The business of regenerative medicine was dealt another blow this week with the collapse of Advanced Tissue Sciences Inc. of San Diego, a pioneering company that sold a replacement skin for burn victims and diabetics.
The company's bankruptcy filing Thursday came two weeks after rival Organogenesis Inc. of Boston sought bankruptcy protection from its creditors. Analysts said the back-to-back business failures serve as a reality check in an industry that promises to use living cells to build replacement bladders, livers and other organs.
The bioengineered skin products, though a scientific achievement, were a hard sell in the current cost-conscious environment.
An eight-week regimen of Advanced Tissue's Dermagraft replacement skin costs $4,000.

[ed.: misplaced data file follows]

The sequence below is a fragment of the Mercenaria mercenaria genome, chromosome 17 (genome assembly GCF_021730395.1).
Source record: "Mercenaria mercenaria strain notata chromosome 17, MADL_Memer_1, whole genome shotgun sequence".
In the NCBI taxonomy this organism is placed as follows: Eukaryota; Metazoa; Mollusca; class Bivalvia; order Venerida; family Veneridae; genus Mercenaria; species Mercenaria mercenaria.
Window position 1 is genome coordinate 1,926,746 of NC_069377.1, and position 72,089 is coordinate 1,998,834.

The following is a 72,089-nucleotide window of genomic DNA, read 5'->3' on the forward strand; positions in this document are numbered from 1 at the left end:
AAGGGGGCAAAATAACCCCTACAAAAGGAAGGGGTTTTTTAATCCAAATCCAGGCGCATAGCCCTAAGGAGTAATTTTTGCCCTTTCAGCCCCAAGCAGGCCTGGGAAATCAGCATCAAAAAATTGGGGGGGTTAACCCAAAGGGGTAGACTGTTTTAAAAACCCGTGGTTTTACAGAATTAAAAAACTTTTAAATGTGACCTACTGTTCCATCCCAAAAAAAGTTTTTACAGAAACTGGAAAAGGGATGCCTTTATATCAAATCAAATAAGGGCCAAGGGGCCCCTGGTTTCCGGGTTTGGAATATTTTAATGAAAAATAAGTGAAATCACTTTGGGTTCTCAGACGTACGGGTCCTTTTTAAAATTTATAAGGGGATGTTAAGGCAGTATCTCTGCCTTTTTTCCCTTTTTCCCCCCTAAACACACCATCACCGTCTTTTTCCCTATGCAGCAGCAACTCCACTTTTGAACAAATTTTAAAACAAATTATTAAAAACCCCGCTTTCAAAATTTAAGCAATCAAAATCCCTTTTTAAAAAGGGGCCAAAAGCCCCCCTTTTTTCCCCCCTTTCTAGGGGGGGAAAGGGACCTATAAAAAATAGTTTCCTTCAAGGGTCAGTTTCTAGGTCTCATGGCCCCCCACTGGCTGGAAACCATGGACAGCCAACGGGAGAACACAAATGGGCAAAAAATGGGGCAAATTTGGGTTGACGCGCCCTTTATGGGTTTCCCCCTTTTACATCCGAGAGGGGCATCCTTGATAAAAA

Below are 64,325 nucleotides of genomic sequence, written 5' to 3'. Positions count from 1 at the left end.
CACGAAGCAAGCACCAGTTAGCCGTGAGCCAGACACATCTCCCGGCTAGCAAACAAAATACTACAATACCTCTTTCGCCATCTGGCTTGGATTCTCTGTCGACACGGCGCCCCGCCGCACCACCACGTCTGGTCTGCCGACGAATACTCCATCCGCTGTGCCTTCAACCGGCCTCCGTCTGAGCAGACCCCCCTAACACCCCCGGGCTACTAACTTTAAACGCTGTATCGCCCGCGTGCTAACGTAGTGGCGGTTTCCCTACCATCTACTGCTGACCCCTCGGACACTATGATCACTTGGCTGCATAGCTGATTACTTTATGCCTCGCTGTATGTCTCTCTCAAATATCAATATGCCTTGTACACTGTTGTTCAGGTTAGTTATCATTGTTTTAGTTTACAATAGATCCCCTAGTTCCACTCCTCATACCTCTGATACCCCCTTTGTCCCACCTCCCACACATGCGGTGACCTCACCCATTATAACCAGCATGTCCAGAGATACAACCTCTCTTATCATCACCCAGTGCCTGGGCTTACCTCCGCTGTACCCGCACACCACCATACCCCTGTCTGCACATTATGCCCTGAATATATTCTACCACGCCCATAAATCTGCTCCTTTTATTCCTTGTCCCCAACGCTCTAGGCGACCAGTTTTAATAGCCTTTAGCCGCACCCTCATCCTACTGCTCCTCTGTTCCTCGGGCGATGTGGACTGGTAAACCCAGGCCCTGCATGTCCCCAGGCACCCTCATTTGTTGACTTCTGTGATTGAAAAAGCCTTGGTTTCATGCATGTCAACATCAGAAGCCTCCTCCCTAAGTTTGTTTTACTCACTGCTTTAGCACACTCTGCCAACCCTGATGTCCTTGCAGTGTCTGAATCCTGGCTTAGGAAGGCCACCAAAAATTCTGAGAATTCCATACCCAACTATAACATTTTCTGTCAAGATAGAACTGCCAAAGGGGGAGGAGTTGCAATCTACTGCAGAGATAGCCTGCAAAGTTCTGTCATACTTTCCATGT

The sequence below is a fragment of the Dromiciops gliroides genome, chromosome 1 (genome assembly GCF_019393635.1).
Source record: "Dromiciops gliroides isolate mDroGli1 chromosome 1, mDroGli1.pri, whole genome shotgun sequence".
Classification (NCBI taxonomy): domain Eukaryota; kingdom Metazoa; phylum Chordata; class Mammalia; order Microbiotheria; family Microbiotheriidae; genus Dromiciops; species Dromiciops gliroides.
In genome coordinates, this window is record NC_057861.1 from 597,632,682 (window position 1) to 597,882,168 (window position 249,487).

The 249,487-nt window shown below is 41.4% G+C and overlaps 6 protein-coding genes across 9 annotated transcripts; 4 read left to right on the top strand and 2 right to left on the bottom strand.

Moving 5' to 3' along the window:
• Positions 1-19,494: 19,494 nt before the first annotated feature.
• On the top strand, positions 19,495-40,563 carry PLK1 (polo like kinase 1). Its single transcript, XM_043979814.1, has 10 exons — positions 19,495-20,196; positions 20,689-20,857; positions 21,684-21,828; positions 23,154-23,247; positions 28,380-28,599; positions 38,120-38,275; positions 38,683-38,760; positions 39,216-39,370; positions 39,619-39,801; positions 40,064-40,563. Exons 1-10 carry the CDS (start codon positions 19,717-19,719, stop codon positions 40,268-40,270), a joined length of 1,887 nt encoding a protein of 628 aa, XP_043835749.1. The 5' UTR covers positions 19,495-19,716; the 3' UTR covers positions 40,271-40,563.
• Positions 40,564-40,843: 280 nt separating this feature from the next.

Sold for the stubborn leg and foot sores of advanced diabetes, it competed against the standard treatment of antiseptics and bandages.
Company spokesman Abe Wischnia said Friday that no major health insurance company has yet agreed to pay for the product, which received Food and Drug Administration approval last October.
As a result, sales of the product will fall short of its modest sales goal of $3 million to $4 million for 2002, he said.
"The products show that it is technically feasible to make organs," said Fariba Ghodsian, a biotechnology analyst with Roth Capital Partners in Los Angeles. "How the market responds depends on cost and other factors."
A sour investment environment for biotechnology companies in general also contributed to Advanced Tissue's woes.
It planned to sell 10 million shares to raise additional capital, but the terms it received from underwriters were not acceptable, Wischnia said.
After the company's rival, Organogenesis, closed its doors last month, the financial markets dried up for Advanced Tissue, he said.
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